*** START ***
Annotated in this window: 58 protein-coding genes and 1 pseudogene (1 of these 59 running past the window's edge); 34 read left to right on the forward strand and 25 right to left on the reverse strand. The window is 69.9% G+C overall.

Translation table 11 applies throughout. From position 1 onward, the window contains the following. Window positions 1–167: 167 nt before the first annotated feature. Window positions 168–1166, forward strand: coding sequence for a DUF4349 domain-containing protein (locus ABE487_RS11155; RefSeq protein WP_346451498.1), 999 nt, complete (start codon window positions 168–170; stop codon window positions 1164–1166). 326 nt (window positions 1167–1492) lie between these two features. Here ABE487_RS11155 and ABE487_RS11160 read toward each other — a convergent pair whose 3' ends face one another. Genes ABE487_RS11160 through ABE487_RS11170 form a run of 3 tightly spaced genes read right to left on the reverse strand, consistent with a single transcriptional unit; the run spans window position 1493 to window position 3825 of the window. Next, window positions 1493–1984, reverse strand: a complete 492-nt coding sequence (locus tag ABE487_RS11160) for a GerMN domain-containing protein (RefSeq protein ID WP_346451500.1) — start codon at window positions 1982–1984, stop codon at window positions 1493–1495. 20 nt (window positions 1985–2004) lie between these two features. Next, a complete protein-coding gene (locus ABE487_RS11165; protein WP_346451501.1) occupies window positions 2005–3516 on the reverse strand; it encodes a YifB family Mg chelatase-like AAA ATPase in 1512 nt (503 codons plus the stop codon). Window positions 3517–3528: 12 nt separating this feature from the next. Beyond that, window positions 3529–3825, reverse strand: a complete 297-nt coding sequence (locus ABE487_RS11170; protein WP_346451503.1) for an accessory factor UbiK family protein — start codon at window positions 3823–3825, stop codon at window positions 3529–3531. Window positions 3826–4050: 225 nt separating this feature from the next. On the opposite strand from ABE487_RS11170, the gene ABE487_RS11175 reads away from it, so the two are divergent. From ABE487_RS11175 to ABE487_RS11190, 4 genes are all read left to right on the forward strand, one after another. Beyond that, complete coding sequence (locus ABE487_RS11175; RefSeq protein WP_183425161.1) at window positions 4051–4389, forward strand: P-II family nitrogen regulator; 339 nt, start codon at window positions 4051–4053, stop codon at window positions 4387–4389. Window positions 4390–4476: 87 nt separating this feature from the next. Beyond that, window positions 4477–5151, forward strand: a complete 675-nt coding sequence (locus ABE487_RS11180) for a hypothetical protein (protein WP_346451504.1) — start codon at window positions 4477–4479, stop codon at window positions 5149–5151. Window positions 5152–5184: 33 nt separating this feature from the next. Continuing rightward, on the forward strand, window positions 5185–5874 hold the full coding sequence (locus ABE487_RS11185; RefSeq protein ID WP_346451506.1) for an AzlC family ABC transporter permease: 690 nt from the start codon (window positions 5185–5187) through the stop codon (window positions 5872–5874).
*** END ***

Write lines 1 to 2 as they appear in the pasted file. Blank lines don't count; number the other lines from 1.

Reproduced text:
Annotated in this window: 58 protein-coding genes and 1 pseudogene (1 of these 59 running past the window's edge); 34 read left to right on the forward strand and 25 right to left on the reverse strand. The window is 69.9% G+C overall.

Translation table 11 applies throughout. From position 1 onward, the window contains the following. Window positions 1–167: 167 nt before the first annotated feature. Window positions 168–1166, forward strand: coding sequence for a DUF4349 domain-containing protein (locus ABE487_RS11155; RefSeq protein WP_346451498.1), 999 nt, complete (start codon window positions 168–170; stop codon window positions 1164–1166). 326 nt (window positions 1167–1492) lie between these two features. Here ABE487_RS11155 and ABE487_RS11160 read toward each other — a convergent pair whose 3' ends face one another. Genes ABE487_RS11160 through ABE487_RS11170 form a run of 3 tightly spaced genes read right to left on the reverse strand, consistent with a single transcriptional unit; the run spans window position 1493 to window position 3825 of the window. Next, window positions 1493–1984, reverse strand: a complete 492-nt coding sequence (locus tag ABE487_RS11160) for a GerMN domain-containing protein (RefSeq protein ID WP_346451500.1) — start codon at window positions 1982–1984, stop codon at window positions 1493–1495. 20 nt (window positions 1985–2004) lie between these two features. Next, a complete protein-coding gene (locus ABE487_RS11165; protein WP_346451501.1) occupies window positions 2005–3516 on the reverse strand; it encodes a YifB family Mg chelatase-like AAA ATPase in 1512 nt (503 codons plus the stop codon). Window positions 3517–3528: 12 nt separating this feature from the next. Beyond that, window positions 3529–3825, reverse strand: a complete 297-nt coding sequence (locus ABE487_RS11170; protein WP_346451503.1) for an accessory factor UbiK family protein — start codon at window positions 3823–3825, stop codon at window positions 3529–3531. Window positions 3826–4050: 225 nt separating this feature from the next. On the opposite strand from ABE487_RS11170, the gene ABE487_RS11175 reads away from it, so the two are divergent. From ABE487_RS11175 to ABE487_RS11190, 4 genes are all read left to right on the forward strand, one after another. Beyond that, complete coding sequence (locus ABE487_RS11175; RefSeq protein WP_183425161.1) at window positions 4051–4389, forward strand: P-II family nitrogen regulator; 339 nt, start codon at window positions 4051–4053, stop codon at window positions 4387–4389. Window positions 4390–4476: 87 nt separating this feature from the next. Beyond that, window positions 4477–5151, forward strand: a complete 675-nt coding sequence (locus ABE487_RS11180) for a hypothetical protein (protein WP_346451504.1) — start codon at window positions 4477–4479, stop codon at window positions 5149–5151. Window positions 5152–5184: 33 nt separating this feature from the next. Continuing rightward, on the forward strand, window positions 5185–5874 hold the full coding sequence (locus ABE487_RS11185; RefSeq protein ID WP_346451506.1) for an AzlC family ABC transporter permease: 690 nt from the start codon (window positions 5185–5187) through the stop codon (window positions 5872–5874).